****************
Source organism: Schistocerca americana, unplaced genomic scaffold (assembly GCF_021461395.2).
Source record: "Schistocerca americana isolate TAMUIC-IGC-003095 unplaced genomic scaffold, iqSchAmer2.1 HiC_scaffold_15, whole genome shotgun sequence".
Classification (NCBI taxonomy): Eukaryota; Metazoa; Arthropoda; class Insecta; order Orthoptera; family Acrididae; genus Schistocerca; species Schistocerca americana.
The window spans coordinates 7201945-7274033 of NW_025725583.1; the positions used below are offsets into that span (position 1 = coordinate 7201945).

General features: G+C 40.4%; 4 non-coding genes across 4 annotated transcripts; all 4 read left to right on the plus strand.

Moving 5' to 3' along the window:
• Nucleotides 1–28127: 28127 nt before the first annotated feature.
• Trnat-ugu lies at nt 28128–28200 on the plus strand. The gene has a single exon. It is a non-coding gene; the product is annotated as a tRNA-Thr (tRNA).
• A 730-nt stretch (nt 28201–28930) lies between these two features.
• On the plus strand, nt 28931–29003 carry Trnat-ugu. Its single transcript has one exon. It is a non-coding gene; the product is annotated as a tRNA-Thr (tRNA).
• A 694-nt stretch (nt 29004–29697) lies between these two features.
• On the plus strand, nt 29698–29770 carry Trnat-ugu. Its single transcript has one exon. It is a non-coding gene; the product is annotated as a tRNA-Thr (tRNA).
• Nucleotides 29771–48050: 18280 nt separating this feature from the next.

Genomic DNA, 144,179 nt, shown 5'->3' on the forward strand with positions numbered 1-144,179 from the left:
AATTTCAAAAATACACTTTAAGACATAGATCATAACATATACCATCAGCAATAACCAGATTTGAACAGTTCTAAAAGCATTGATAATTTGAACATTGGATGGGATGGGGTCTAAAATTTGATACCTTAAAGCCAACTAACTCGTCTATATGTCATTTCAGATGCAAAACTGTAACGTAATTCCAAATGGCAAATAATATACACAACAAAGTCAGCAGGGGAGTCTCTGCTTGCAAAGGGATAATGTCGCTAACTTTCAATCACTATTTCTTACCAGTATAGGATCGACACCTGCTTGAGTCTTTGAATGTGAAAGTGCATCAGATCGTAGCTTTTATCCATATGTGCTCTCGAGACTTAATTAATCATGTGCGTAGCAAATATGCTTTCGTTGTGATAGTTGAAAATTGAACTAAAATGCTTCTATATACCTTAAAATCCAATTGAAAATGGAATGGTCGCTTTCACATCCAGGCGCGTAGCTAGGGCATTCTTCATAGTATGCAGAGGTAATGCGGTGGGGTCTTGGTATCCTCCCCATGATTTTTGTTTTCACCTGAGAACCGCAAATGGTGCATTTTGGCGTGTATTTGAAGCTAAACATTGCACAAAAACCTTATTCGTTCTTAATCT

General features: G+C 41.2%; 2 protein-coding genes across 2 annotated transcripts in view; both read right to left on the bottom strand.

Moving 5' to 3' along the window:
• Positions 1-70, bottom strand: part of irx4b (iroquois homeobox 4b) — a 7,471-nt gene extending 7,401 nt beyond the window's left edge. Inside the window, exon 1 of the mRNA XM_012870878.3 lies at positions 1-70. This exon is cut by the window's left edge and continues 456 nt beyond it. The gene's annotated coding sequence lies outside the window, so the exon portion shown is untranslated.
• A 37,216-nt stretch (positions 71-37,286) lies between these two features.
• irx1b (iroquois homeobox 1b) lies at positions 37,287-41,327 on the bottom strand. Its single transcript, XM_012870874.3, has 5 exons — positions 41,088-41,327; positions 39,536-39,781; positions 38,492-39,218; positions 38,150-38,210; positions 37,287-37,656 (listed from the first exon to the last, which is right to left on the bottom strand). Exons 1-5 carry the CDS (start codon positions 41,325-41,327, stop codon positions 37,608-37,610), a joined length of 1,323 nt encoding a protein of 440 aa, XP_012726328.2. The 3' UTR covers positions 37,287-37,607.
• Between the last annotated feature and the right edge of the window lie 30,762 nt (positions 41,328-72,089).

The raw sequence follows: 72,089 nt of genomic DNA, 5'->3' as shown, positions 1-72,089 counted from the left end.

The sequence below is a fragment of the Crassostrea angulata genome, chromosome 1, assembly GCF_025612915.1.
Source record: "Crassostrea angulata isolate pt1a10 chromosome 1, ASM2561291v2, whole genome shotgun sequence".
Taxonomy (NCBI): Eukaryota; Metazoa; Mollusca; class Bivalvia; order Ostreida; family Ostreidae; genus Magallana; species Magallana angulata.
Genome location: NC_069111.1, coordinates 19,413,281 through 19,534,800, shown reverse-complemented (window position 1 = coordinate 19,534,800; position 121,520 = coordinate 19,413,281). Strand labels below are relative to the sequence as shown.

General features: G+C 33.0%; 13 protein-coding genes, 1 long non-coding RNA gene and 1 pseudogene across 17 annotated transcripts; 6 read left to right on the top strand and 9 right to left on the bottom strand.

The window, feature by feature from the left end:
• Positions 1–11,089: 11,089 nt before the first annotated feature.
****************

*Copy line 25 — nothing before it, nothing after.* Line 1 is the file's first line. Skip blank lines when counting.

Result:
Taxonomy (NCBI): Eukaryota; Metazoa; Mollusca; class Bivalvia; order Ostreida; family Ostreidae; genus Magallana; species Magallana angulata.